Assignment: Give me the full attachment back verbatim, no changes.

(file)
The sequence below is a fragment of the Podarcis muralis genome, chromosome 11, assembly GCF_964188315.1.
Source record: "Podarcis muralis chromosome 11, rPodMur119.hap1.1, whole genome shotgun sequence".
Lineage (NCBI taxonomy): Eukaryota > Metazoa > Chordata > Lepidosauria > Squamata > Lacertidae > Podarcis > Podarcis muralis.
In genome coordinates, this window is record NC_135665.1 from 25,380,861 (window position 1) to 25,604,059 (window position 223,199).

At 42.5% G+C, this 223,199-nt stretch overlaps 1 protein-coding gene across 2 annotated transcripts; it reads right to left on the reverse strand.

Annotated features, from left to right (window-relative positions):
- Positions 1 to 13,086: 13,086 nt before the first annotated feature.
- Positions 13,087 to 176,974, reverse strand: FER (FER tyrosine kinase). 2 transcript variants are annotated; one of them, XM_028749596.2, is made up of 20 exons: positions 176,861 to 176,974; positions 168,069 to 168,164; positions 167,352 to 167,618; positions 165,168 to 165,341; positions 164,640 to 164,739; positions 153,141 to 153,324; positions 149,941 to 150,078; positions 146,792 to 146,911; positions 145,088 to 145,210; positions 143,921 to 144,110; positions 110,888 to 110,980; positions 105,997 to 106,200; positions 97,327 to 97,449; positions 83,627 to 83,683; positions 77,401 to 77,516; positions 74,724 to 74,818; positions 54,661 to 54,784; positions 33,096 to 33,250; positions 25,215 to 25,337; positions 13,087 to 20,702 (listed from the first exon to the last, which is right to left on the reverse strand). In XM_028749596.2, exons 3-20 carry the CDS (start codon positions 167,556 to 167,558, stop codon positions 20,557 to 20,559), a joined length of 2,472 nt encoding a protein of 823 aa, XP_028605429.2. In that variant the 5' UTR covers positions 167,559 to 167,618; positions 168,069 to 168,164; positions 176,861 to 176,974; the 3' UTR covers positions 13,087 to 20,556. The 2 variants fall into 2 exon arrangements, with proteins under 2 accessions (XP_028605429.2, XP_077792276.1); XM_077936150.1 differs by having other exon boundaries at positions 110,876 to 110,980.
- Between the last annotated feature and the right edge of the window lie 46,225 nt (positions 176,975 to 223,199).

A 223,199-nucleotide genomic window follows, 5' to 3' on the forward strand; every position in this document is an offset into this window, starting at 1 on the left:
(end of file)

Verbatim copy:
The sequence below is a fragment of the Podarcis muralis genome, chromosome 11, assembly GCF_964188315.1.
Source record: "Podarcis muralis chromosome 11, rPodMur119.hap1.1, whole genome shotgun sequence".
Lineage (NCBI taxonomy): Eukaryota > Metazoa > Chordata > Lepidosauria > Squamata > Lacertidae > Podarcis > Podarcis muralis.
In genome coordinates, this window is record NC_135665.1 from 25,380,861 (window position 1) to 25,604,059 (window position 223,199).

At 42.5% G+C, this 223,199-nt stretch overlaps 1 protein-coding gene across 2 annotated transcripts; it reads right to left on the reverse strand.

Annotated features, from left to right (window-relative positions):
- Positions 1 to 13,086: 13,086 nt before the first annotated feature.
- Positions 13,087 to 176,974, reverse strand: FER (FER tyrosine kinase). 2 transcript variants are annotated; one of them, XM_028749596.2, is made up of 20 exons: positions 176,861 to 176,974; positions 168,069 to 168,164; positions 167,352 to 167,618; positions 165,168 to 165,341; positions 164,640 to 164,739; positions 153,141 to 153,324; positions 149,941 to 150,078; positions 146,792 to 146,911; positions 145,088 to 145,210; positions 143,921 to 144,110; positions 110,888 to 110,980; positions 105,997 to 106,200; positions 97,327 to 97,449; positions 83,627 to 83,683; positions 77,401 to 77,516; positions 74,724 to 74,818; positions 54,661 to 54,784; positions 33,096 to 33,250; positions 25,215 to 25,337; positions 13,087 to 20,702 (listed from the first exon to the last, which is right to left on the reverse strand). In XM_028749596.2, exons 3-20 carry the CDS (start codon positions 167,556 to 167,558, stop codon positions 20,557 to 20,559), a joined length of 2,472 nt encoding a protein of 823 aa, XP_028605429.2. In that variant the 5' UTR covers positions 167,559 to 167,618; positions 168,069 to 168,164; positions 176,861 to 176,974; the 3' UTR covers positions 13,087 to 20,556. The 2 variants fall into 2 exon arrangements, with proteins under 2 accessions (XP_028605429.2, XP_077792276.1); XM_077936150.1 differs by having other exon boundaries at positions 110,876 to 110,980.
- Between the last annotated feature and the right edge of the window lie 46,225 nt (positions 176,975 to 223,199).

A 223,199-nucleotide genomic window follows, 5' to 3' on the forward strand; every position in this document is an offset into this window, starting at 1 on the left: